the Church, is destroyed? 
    8. What then? (some one will say;) was there not a particle of 
the Church left to the Jews from the date of their revolt to 
idolatry? The answer is easy. First, I say that in the defection 
itself there were several gradations; for we cannot hold that the 
lapses by which both Judas and Israel turned aside from the pure 
worship of God were the same. Jeroboam, when he fabricated the 
calves against the express prohibition of God, and dedicated an 
unlawful place for worship, corrupted religion entirely. The Jews 
became degenerate in manners and superstitious opinions before they 
made any improper change in the external form of religion. For 
although they had adopted many perverse ceremonies under Rehoboam, 
yet, as the doctrine of the law and the priesthood, and the rites 
which God had instituted, continued at Jerusalem the pious still had 
the Church in a tolerable state. In regard to the Israelites, 
matters which, up to the time of Ahab, had certainly not been 
reformed, then became worse. Those who succeeded him, until the 
overthrow of the kingdom, were partly like him, and partly (when 
they wished to be somewhat better) followed the example of Jeroboam, 
while and without exceptions were wicked and idolatrous. In Judea 
different changes now and then took place, some kings corrupting the 
worship of God by false and superstitious inventions, and others 
attempting to reform it, until, at length, the priests themselves 
polluted the temple of God by profane and abominable rites. 
    9. Now then let the Papists, in order to extenuate their vices 
as much as possible, deny if they can, that the state of religion is 
as much vitiated and corrupted with them as it was in the kingdom of 
Israel under Jeroboam. They have a grosser idolatry, and in doctrine 
are not one whit more pure, rather perhaps they are even still more 
impure. God, nay, even those possessed of a moderate degree of 
judgement, will bear me witness, and the thing itself is too 
manifest to require me to enlarge upon it. When they would force us 
to the communion of their Church, they make two demands upon us - 
first, that we join in their prayers, their sacrifices, and all 
their ceremonies; and, secondly, that whatever honour, power, and 
jurisdiction, Christ has given to his Church, the same we must 
attribute to theirs. In regard to the first, I admit that all the 
prophets who were at Jerusalem, when matters there were very 
corrupt, neither sacrificed apart nor held separate meetings for 
prayer. For they had the command of God, which enjoined them to meet 
in the temple of Solomon, and they knew that the Levitical priests,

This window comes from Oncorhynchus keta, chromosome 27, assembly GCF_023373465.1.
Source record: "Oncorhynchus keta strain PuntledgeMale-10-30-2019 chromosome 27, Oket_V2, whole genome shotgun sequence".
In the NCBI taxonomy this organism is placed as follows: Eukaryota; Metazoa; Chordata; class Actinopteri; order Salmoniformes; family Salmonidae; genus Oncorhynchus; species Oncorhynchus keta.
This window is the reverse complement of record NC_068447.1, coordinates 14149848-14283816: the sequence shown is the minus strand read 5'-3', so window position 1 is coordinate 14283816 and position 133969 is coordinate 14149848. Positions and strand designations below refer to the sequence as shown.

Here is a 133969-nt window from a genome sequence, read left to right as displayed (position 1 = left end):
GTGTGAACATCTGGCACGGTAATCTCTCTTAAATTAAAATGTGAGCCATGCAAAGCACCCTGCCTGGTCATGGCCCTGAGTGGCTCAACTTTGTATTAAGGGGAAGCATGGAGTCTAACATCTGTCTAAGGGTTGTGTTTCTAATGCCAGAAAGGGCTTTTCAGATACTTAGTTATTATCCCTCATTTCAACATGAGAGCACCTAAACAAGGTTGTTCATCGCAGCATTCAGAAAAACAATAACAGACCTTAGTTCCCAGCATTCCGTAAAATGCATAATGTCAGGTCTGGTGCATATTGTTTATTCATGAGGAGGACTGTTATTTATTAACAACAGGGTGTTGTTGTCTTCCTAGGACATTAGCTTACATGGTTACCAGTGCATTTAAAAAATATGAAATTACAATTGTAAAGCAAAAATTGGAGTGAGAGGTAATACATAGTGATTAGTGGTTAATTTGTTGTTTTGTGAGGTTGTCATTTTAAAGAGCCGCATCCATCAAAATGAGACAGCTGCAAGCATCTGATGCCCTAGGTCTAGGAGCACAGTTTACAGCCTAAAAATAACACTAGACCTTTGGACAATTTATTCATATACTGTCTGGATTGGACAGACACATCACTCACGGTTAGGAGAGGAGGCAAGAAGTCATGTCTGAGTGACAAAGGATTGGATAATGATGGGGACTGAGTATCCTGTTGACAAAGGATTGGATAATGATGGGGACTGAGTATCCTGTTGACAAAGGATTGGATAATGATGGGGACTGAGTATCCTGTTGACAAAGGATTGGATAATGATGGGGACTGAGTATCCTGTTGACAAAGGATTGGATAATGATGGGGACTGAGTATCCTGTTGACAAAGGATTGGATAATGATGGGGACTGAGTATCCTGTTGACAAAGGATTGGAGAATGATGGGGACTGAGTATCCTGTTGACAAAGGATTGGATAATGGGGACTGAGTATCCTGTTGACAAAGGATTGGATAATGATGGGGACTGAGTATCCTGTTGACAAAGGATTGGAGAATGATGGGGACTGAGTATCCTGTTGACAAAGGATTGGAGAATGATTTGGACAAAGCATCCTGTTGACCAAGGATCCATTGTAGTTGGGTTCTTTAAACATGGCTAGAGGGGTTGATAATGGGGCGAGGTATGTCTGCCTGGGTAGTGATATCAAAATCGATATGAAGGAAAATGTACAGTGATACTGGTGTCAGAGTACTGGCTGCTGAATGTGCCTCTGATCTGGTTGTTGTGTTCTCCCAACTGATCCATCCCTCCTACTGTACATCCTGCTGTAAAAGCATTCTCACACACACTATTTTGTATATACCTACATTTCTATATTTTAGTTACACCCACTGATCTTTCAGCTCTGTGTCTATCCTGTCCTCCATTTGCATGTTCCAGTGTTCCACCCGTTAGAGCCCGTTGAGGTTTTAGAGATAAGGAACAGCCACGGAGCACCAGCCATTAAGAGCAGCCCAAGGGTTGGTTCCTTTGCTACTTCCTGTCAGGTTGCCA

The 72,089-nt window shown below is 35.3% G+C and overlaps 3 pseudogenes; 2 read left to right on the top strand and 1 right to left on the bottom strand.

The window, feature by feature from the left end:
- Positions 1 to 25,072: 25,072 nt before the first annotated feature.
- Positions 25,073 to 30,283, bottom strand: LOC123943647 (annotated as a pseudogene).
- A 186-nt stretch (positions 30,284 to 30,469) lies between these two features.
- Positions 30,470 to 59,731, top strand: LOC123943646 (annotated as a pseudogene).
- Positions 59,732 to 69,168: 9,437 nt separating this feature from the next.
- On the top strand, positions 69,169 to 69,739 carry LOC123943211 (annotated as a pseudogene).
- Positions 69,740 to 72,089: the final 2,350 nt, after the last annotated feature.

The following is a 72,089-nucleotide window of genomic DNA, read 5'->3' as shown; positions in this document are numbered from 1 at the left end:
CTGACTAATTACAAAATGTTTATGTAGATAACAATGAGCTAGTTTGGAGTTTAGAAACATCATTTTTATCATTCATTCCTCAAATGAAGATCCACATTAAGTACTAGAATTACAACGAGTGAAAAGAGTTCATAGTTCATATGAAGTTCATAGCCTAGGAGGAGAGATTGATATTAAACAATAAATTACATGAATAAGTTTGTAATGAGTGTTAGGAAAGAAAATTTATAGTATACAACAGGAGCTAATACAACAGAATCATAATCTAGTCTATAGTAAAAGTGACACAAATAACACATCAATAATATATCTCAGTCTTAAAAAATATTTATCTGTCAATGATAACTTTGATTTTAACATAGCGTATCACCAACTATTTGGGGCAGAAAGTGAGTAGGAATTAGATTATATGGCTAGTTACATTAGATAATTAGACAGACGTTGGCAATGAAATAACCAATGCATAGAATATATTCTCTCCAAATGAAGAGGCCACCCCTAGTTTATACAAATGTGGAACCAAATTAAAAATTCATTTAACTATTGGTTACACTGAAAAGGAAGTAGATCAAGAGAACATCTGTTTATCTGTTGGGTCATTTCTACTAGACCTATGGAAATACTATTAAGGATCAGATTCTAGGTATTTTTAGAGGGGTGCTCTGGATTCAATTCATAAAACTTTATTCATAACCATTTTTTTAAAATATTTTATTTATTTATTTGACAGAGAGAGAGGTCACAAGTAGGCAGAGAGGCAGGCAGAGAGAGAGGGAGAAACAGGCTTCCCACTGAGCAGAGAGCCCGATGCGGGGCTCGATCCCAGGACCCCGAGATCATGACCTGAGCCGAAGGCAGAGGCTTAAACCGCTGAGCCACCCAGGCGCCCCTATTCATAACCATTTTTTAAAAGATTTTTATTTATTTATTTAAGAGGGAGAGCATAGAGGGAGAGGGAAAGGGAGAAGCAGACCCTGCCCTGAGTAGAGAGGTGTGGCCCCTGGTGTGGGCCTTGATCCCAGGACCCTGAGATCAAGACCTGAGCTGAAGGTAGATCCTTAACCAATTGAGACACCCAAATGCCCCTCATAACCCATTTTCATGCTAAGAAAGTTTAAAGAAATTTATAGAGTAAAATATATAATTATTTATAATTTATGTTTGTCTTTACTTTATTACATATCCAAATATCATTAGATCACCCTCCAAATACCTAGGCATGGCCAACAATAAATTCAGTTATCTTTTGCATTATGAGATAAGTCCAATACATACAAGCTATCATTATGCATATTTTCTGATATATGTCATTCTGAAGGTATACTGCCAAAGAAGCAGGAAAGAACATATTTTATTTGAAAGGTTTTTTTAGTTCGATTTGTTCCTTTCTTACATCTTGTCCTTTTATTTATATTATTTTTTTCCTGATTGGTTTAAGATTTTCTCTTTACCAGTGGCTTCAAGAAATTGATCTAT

whom the Lord had appointed over sacred matters, and who were not 
yet discarded, how unworthy soever they might be of that honour, 
were still entitled to hold it, (Exod. 29: 9.) But the principal 
point in the whole question is, that they were not compelled to any 
superstitious worship, nay, they undertook nothing but what had been 
instituted by God. But in these men, I mean the Papists, where is 
the resemblance? Scarcely can we hold any meeting with them without 
polluting ourselves with open idolatry. Their principal bond of 
communion is undoubtedly in the Mass, which we abominate as the 
greatest sacrilege. Whether this is justly or rashly done will be 
elsewhere seen, (see chap. 18; see also Book 2, chap. 15, sec. 6.) 
It is now sufficient to show that our case is different from that of 
the prophets, who, when they were present at the sacred rites of the 
ungodly, were not obliged to witness or use any ceremonies but those 
which were instituted by God. But if we would have an example in all 
respects similar, let us take one from the kingdom of Israel. Under 
the ordinance of Jeroboam, circumcision remained, sacrifices were 
offered, the law was deemed holy, and the God whom they had received 
from their fathers was worshipped; but in consequence of invented 
and forbidden modes of worship, everything which was done there God 
disapproved and condemned. Show me one prophet or pious man who once 
worshipped or offered sacrifice in Bethel. They knew that they could 
not do it without defiling themselves with some kind of sacrilege. 
We hold, therefore, that the communion of the Church ought not to be 
carried so far by the godly as to lay them under a necessity of 
following it when it has degenerated to profane and polluted rites. 
    10. With regard to the second point, our objections are still 
stronger. For when the Church is considered in that particular point 
of view as the Church, whose judgement we are bound to revere, whose 
authority acknowledge, whose admonitions obey, whose censures dread, 
whose communion religiously cultivate in every respect, we cannot 
concede that they have a Church, without obliging ourselves to 
subjection and obedience. Still we are willing to concede what the 
Prophets conceded to the Jews and Israelites of their day, when with 
them matters were in a similar, or even in a better condition. For 
we see how they uniformly exclaim against their meetings as profane 
conventicles, to which it is not more lawful for them to assent than 
to abjure God, (Isa. 1: 14.) And certainly if those were churches,